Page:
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Resources.10 Bio-topical: Goa
From the Grounds Series.

Bio-topical: Goa

The world’s population is projected to reach 9 billion by 2050. An increase which will occur primarily in Asia’s coastal and delta regions. These geographies contain an inherent dichotomy. By providing such fertile grounds for living beings, so many individuals are attracted to them that their advantageous biological conditions become threatened. Do human needs and urban development necessarily stand in opposition to biological diversity? Could urbanization include other ways of interpreting the prevailing schism between nature and culture? Can biological processes provide clues to innovation and even inclusive development?

Resources.10 looked towards the west coast of India and the state of Goa with its tropical biotope and ongoing generation of a unique urbanity. Goa has clearly cultivated its own identity despite almost 500 years of colonialism and it has an almost mythical reputation for being the Paradise on earth, with a biological diversity only exceeded by the Amazonian jungle. What was once a refuge for western wanderers; today Goa has become a holiday destination for Indians and charter tourists. At the same time Goa is in the midst of an intense debate concerning its urban future. Activists envision an urban system in which villages and towns intersperse with managed landscapes, growing into an economic, and physical whole. Included in this vision is a shift from the present major sources of income ? including rice-fields and a devastating mining industry ? to a diversified agricultural production, biotechnology and eco-tourism. Can Goa show the way for the rest of India in a transformation from a rural to an urban economy and thereby offering a convincing urban alternative to the mega-cities? Could Goa’s biological and cultural diversity contribute to a resilient urban complex? Would such a hybrid be another way of understanding Urban life?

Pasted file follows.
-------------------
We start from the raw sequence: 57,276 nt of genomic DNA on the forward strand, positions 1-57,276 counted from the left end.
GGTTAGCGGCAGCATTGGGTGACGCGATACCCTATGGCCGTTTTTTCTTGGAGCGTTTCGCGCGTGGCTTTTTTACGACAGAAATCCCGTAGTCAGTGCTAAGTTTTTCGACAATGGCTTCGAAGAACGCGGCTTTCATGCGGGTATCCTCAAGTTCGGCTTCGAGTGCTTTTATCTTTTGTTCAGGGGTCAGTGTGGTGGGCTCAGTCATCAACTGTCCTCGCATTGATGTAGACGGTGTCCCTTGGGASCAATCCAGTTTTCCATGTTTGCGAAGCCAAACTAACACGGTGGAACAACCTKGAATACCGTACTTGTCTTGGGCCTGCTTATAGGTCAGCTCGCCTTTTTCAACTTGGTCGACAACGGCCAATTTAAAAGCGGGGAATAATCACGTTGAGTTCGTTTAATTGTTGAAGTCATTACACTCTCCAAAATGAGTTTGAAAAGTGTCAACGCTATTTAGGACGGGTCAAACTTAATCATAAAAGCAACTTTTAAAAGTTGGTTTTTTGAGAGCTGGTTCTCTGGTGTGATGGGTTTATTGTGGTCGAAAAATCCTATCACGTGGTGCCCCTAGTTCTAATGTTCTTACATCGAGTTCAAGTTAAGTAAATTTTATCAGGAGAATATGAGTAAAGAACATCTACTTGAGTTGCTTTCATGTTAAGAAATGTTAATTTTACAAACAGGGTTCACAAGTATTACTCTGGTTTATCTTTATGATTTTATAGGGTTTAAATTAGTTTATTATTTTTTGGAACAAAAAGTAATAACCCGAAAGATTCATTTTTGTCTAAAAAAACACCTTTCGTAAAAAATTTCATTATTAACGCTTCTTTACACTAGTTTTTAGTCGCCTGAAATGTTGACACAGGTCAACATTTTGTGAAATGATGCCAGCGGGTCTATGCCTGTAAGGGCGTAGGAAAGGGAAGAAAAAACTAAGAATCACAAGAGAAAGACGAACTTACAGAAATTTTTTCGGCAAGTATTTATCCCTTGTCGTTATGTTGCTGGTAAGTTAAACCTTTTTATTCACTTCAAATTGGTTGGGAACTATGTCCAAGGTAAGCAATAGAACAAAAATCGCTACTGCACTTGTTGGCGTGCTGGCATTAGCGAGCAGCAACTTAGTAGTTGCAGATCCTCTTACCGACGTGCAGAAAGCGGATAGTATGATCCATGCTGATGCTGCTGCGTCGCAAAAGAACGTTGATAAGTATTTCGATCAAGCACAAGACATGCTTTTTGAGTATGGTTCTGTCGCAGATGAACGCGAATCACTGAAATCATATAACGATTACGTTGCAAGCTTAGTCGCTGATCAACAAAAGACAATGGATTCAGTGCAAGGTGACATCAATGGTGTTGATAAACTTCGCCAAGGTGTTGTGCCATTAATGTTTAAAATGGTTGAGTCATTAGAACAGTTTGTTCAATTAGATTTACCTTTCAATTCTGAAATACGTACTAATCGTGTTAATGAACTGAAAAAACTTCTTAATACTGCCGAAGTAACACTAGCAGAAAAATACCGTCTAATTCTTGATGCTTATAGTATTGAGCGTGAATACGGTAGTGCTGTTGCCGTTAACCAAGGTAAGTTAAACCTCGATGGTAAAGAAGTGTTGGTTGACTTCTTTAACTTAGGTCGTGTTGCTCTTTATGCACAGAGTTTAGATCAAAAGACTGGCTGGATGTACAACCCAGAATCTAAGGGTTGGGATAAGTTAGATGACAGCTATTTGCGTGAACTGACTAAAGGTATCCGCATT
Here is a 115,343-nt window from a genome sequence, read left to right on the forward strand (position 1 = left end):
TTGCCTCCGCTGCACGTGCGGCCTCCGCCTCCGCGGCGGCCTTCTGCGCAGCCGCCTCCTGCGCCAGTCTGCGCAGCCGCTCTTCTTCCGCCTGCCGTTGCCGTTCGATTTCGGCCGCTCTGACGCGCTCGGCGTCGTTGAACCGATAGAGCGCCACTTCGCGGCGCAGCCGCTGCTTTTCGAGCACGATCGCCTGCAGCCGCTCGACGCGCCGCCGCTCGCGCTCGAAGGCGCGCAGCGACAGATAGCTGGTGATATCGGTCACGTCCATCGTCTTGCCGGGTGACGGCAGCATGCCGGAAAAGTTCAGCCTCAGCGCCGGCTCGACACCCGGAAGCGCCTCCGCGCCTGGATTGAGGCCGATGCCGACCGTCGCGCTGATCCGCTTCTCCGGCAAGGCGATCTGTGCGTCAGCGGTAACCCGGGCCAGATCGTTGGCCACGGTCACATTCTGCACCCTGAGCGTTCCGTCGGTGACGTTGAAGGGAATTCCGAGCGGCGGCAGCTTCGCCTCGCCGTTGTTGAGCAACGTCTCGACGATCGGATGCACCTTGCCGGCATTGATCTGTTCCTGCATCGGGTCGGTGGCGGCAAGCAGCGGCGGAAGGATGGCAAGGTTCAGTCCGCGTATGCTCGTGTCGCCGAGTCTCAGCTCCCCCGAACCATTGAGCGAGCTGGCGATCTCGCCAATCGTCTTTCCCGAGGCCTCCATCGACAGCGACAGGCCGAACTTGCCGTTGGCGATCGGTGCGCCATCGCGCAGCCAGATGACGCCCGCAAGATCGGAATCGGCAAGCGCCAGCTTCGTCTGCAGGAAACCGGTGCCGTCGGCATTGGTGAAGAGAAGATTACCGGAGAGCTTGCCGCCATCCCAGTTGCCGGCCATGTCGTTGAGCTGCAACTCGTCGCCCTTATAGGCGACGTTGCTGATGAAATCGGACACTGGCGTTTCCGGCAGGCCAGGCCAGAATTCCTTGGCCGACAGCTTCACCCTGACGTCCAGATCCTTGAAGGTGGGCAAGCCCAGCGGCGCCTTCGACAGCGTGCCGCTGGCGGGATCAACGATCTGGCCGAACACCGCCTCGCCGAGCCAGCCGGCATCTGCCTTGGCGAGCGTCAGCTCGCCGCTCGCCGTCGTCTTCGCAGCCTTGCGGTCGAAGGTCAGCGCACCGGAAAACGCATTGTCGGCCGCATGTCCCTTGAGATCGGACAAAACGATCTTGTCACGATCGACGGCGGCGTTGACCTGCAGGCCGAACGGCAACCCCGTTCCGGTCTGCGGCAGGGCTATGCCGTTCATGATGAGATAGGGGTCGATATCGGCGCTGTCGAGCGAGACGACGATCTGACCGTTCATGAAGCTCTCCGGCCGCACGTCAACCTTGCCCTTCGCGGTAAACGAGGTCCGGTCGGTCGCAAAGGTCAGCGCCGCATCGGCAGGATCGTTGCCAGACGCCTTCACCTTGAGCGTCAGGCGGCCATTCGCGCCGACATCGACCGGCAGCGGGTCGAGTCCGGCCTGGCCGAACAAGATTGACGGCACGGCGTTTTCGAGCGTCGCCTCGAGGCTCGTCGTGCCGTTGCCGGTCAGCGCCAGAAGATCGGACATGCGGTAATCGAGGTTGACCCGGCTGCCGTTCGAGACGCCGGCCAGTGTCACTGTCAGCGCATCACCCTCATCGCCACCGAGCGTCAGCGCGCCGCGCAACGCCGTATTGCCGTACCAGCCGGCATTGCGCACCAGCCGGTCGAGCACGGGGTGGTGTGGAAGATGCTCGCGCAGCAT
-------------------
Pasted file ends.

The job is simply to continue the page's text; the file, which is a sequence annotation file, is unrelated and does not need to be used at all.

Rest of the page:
resources10_prospectFurther course info here

The Response

There is a common understanding that Goa is a different place. Goa is India but at the same time it is not. Goa is urban but at the same time, not. Goa is paradise on earth, but at the same time one that is rapidly disappearing creating a sad longing for the place it once was, or rather a sad longing for the place it could have become. Resources’ interest in Goa lies in all of these contradictions, but particularly in the correlation between an alternative urbanity and a vision of paradise of a network of characteristic villages and a lush omnipresent landscape. This condition of an urban and natural layering was until recently the very essence of Goa. It was what made Goa different. However, the current economic development is pushing Goa onto a more traditional route, transforming its existing network into a painfully familiar semi-urbanity.

What does a desirable habitat look like that uses ecosystem services and natural resources as a basis to provide a socially and culturally just environment? Can urban qualities and desirable lifestyles be combined with biodiversity in a compelling way? Resources.10 has studied an alternative model for growth in which development is rethought. Mutual for our proposals is the need for a change in mindset.

Goa is undergoing a transformation, but the direction is still undefined. Can its still flourishing landscape and dynamic social capital provide fertile grounds that could help us redefine our concepts of growth?

Autumn Term 2010
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Spring Term 2011
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Download catalogue for final project:
Fertile Futures - Goa Beyond the Dilemma of Growth.

wall More exhibition images/stories/mejanarc here.